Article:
How to Calculate Roof Pitch

If your roof has two or more sides that meet in a peak at the top of the structure, then you have what is known as a ‘pitched roof’. Most homes in Britain feature a couple roof. This is where two sets of rafters are fitted symmetrically and meet at the top, often called the apex or ridge. Aside from a single sloped pitched roof you might find on an extension, these are the simplest you’ll find. Beyond these, pitched roofs come in all shapes and sizes, from small and simple to complex and grandiose.

How to Work Out Your Roof Pitch

Unless you work in construction or you’ve worked on a roof before, it’s unlikely you’ll know how to calculate your roof’s pitch. This information is incredibly useful for a range of home projects, but absolutely vital if your next DIY endeavour involves your roof. This applies whether you’re completely replacing the roof covering or installing a brand new roof window. To do these jobs correctly, you will need to be able to figure out the pitch of your roof.

Roof diagram for calculating pitch

How to Calculate Roof Pitch in Degrees

There are a few ways to measure or work out the pitch of your roof. All you’ll need to hand will be a measuring tape, spirit level and calculator. With these tools in hand you just need access to your loft space and to remember some of the maths you learned at school.

  1. First, you need to measure the run of your roof. This is the horizontal length that spans between the peak of your roof and the wall. You can do this with a tape measure or spirit level.
  2. Next, you need to figure out the rise. This is the height of your apex above the structure wall.
  3. Now, divide the rise by the run. This will give you the tangent of the roof. (rise ÷ run = tangent)
  4. Then, divide 1 by your tangent.
  5. Finally, multiply this result by 180/π and you've calculated your roof pitch!

REMEMBER: Roof Pitch = (1 ÷ Tangent (Rise ÷ Run))*180/π

Example: Rise of 8m and Run of 5m.

  1. 8 ÷ 5 = 1.6
  2. 1 ÷ 1.6 = 0.625
  3. 0.625 x 180/π = 35.80986...
  4. Therefore, the roof pitch is 35.81°!

How to Calculate Roof Pitch as a Ratio

The traditional method of measuring roof pitch is to display it as a ratio of X:12. This is done by measuring the number of inches a roof rises vertically for every 12 inches it extends horizontally. This is simple to do, and you’ll need the same tools and access to your roof space as above.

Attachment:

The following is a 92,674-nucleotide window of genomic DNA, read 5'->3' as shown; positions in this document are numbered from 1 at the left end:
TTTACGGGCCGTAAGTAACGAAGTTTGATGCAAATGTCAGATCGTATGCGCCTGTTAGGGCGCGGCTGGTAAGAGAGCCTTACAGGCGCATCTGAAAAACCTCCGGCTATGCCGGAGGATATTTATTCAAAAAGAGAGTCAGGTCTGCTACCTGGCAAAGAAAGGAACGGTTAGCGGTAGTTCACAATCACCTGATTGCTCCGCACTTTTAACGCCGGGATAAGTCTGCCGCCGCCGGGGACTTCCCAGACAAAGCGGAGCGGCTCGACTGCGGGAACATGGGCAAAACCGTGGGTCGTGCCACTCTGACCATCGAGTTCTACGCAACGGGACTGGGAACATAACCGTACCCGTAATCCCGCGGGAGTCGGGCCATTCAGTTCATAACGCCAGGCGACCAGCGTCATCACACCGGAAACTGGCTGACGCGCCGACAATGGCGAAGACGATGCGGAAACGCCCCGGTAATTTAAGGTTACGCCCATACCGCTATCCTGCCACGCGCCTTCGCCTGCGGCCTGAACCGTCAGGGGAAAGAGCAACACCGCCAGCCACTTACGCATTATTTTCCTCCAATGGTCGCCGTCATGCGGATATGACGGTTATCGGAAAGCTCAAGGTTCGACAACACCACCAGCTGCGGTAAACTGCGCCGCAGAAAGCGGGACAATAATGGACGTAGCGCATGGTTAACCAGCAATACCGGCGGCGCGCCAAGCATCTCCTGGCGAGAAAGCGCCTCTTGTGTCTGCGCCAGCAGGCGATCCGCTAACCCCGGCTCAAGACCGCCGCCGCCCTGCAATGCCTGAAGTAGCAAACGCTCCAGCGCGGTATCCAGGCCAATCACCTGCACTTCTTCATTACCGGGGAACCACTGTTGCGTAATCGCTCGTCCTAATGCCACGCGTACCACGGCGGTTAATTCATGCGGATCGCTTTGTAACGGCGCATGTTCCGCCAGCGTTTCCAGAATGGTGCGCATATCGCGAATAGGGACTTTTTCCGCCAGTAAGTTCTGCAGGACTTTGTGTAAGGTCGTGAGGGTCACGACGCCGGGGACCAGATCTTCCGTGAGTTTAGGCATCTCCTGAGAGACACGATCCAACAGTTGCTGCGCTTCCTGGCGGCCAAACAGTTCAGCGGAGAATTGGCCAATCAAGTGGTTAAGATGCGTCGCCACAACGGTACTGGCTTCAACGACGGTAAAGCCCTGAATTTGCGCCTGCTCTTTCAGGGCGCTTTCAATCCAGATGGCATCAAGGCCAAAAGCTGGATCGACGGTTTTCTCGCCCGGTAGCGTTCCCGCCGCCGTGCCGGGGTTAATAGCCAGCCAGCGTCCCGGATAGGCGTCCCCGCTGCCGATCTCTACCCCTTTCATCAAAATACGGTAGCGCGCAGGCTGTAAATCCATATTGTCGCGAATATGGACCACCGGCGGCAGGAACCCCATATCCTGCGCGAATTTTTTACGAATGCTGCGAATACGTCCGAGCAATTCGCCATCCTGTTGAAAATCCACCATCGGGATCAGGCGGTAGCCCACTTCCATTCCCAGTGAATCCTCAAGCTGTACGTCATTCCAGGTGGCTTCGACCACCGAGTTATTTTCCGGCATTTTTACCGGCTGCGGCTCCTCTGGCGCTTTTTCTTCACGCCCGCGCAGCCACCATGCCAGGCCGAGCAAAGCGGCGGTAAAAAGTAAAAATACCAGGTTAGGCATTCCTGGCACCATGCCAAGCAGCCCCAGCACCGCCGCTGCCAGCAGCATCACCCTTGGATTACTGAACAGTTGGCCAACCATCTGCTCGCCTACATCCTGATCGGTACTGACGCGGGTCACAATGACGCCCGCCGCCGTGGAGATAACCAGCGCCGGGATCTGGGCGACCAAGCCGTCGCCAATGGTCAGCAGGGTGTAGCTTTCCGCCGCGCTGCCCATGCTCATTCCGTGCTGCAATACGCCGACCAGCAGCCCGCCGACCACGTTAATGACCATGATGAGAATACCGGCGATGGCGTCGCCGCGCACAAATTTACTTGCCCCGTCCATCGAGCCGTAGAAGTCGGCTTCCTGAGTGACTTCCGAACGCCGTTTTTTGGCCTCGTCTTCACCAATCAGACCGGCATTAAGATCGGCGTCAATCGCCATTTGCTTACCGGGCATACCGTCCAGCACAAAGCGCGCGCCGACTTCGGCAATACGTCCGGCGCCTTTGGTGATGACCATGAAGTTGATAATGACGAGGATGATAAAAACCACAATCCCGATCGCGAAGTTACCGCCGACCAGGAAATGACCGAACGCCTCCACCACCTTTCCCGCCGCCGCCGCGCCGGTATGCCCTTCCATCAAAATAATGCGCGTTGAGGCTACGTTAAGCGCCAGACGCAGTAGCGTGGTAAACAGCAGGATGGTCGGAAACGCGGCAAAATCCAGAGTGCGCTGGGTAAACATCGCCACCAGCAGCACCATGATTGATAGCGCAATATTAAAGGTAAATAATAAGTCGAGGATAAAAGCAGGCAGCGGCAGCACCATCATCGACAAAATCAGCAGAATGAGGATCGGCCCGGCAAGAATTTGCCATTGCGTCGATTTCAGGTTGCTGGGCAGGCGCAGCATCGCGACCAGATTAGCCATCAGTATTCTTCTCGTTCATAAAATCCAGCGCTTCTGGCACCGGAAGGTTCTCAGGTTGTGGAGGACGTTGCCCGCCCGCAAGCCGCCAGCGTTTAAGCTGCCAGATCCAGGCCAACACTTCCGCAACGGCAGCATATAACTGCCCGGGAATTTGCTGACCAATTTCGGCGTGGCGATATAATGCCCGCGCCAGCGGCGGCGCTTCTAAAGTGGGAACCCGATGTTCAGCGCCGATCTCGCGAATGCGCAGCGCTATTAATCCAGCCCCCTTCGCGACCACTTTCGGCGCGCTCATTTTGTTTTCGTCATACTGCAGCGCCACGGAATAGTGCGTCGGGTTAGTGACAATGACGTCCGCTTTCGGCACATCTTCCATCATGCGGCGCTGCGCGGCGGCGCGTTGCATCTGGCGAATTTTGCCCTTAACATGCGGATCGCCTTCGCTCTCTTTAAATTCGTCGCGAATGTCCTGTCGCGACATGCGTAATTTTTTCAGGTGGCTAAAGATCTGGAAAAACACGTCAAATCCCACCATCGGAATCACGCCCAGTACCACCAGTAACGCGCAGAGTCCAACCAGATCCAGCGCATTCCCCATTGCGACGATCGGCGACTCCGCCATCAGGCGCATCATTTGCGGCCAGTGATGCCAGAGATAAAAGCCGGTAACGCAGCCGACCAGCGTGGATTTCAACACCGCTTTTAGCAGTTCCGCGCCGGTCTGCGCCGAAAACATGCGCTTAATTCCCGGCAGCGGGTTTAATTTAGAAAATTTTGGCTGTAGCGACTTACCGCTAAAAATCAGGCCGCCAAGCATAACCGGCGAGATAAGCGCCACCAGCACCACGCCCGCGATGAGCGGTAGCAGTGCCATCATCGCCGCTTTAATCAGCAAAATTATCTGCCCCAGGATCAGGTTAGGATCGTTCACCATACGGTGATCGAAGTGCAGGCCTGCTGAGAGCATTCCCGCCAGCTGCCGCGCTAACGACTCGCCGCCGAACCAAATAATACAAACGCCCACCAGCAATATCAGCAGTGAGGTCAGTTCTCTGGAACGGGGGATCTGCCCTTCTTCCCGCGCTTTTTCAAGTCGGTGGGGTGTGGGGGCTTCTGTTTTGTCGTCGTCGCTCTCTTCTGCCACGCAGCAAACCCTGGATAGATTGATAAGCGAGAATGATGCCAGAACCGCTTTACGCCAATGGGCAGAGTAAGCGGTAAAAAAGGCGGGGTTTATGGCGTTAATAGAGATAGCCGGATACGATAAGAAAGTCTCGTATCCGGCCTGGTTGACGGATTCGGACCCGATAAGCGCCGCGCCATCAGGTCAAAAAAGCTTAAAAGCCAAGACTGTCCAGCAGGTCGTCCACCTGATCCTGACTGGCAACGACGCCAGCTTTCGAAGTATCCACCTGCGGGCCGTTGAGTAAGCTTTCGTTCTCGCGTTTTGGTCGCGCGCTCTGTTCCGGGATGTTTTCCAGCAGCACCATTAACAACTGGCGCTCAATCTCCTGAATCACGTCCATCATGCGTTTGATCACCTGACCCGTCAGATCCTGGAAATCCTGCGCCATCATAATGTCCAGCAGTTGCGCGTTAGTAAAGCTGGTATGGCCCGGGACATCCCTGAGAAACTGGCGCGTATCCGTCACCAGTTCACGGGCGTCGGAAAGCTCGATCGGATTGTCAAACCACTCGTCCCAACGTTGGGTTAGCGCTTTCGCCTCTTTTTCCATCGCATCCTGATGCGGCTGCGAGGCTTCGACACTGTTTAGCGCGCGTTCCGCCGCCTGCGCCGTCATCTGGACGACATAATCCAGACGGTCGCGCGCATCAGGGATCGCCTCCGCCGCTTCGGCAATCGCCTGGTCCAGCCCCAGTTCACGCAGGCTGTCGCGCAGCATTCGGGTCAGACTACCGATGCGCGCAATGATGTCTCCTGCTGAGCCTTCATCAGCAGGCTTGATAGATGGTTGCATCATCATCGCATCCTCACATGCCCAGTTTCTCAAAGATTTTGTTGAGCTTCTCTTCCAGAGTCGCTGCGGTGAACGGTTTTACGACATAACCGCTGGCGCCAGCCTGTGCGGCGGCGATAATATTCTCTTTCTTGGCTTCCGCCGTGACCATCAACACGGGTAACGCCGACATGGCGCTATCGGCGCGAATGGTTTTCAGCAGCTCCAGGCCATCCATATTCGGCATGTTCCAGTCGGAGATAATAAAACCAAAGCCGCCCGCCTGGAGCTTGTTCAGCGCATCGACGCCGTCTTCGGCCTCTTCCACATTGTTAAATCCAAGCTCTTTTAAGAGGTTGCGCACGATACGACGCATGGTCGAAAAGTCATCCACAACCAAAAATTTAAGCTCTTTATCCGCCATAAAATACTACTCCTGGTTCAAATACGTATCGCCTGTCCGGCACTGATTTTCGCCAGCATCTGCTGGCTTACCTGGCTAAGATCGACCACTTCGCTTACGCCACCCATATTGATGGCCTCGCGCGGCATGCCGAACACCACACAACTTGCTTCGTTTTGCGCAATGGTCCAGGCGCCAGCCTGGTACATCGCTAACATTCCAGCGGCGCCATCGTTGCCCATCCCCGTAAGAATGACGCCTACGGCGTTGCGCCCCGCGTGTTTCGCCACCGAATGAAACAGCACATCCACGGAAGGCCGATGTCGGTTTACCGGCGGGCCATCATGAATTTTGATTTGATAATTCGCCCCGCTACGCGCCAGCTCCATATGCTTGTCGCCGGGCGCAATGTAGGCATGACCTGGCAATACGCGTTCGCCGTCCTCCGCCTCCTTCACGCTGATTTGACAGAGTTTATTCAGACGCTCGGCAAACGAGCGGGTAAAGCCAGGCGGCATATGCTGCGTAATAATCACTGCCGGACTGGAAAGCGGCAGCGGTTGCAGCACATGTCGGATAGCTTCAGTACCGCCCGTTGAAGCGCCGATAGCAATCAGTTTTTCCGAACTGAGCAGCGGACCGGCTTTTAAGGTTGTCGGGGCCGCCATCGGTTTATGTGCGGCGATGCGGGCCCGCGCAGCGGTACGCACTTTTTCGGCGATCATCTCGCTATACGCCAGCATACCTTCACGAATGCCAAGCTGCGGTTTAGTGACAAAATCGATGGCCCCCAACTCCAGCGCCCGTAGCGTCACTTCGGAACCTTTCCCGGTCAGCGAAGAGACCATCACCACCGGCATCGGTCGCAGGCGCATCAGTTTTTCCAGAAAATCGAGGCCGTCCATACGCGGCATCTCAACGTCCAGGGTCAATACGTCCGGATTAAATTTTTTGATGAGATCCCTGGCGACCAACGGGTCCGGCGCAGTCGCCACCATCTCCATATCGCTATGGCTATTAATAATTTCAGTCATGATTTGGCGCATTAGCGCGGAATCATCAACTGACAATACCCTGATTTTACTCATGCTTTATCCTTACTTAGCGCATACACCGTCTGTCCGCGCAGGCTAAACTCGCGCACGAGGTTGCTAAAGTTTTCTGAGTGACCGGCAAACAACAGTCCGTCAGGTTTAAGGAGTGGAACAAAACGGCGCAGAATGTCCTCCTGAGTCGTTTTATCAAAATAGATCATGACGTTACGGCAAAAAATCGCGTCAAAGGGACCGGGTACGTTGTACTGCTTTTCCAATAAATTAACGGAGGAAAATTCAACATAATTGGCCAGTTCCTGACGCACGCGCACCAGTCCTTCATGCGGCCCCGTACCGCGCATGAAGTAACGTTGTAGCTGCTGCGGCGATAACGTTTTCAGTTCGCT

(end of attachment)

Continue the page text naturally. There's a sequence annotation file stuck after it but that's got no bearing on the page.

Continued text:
1. First, place one end of your spirit level against your roof deck. Then measure to find and mark the point 12” along your level. This is the run.
  2. Now, rest your tape measure vertically against your run line, and measure the distance between the top of your spirit level at the mark and the roof deck. This is your rise.
  3. Now you should have your X : 12 ratio based on rise : run.
  4. If you’d like to convert this ratio to an angle you can do so.

Using a Roof Pitch Calculator

A simpler alternative to getting out the pencils and paper, there are numerous options both online and as part of smartphone apps that you can use to work out your pitch. To use these calculators, you’ll need the same rise and run measurements as with manual calculation. Some are more sophisticated and can tell you your roof pitch just with a photo. Our favourite option is VELUX’s Roof Pitch app, which is available for both iPhone and Android.

These calculators do have some drawbacks, however. The photo-based ones can get things wrong if your camera angle or the ambient lighting isn’t ideal. The more primitive calculators can also require so many figures beforehand that you might as well figure your pitch out yourself. However, these apps and tools are getting better all the time, providing an excellent alternative to homeowners that may find it difficult to access their roof space.

Conclusion

You should now have a better idea of how best to calculate the pitch of your roof. There are many ways to work it out, so you just need to find the one that suits you best. Figuring out your roof pitch is useful in so many ways, from replacing tiles to the feasibility of extensions.